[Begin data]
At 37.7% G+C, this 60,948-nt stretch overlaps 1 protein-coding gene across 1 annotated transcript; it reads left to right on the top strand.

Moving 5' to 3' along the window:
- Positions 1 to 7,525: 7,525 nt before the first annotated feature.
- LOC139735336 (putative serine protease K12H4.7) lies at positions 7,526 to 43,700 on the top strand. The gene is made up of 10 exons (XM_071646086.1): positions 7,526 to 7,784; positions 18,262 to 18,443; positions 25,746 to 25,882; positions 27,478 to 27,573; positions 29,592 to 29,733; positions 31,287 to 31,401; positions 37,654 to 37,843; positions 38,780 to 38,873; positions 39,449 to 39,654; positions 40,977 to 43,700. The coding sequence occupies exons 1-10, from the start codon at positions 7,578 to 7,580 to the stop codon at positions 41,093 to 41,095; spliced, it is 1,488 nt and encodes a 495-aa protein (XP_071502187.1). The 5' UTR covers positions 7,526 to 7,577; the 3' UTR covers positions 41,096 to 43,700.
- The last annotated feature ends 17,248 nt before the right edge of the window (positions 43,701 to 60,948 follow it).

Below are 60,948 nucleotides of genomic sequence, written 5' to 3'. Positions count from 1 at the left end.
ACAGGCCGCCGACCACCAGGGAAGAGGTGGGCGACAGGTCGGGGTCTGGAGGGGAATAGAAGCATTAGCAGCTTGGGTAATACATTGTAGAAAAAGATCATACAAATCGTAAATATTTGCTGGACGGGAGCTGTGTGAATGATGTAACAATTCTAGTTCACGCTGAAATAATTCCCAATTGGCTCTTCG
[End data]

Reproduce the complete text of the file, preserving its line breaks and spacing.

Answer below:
At 37.7% G+C, this 60,948-nt stretch overlaps 1 protein-coding gene across 1 annotated transcript; it reads left to right on the top strand.

Moving 5' to 3' along the window:
- Positions 1 to 7,525: 7,525 nt before the first annotated feature.
- LOC139735336 (putative serine protease K12H4.7) lies at positions 7,526 to 43,700 on the top strand. The gene is made up of 10 exons (XM_071646086.1): positions 7,526 to 7,784; positions 18,262 to 18,443; positions 25,746 to 25,882; positions 27,478 to 27,573; positions 29,592 to 29,733; positions 31,287 to 31,401; positions 37,654 to 37,843; positions 38,780 to 38,873; positions 39,449 to 39,654; positions 40,977 to 43,700. The coding sequence occupies exons 1-10, from the start codon at positions 7,578 to 7,580 to the stop codon at positions 41,093 to 41,095; spliced, it is 1,488 nt and encodes a 495-aa protein (XP_071502187.1). The 5' UTR covers positions 7,526 to 7,577; the 3' UTR covers positions 41,096 to 43,700.
- The last annotated feature ends 17,248 nt before the right edge of the window (positions 43,701 to 60,948 follow it).

Below are 60,948 nucleotides of genomic sequence, written 5' to 3'. Positions count from 1 at the left end.
ACAGGCCGCCGACCACCAGGGAAGAGGTGGGCGACAGGTCGGGGTCTGGAGGGGAATAGAAGCATTAGCAGCTTGGGTAATACATTGTAGAAAAAGATCATACAAATCGTAAATATTTGCTGGACGGGAGCTGTGTGAATGATGTAACAATTCTAGTTCACGCTGAAATAATTCCCAATTGGCTCTTCG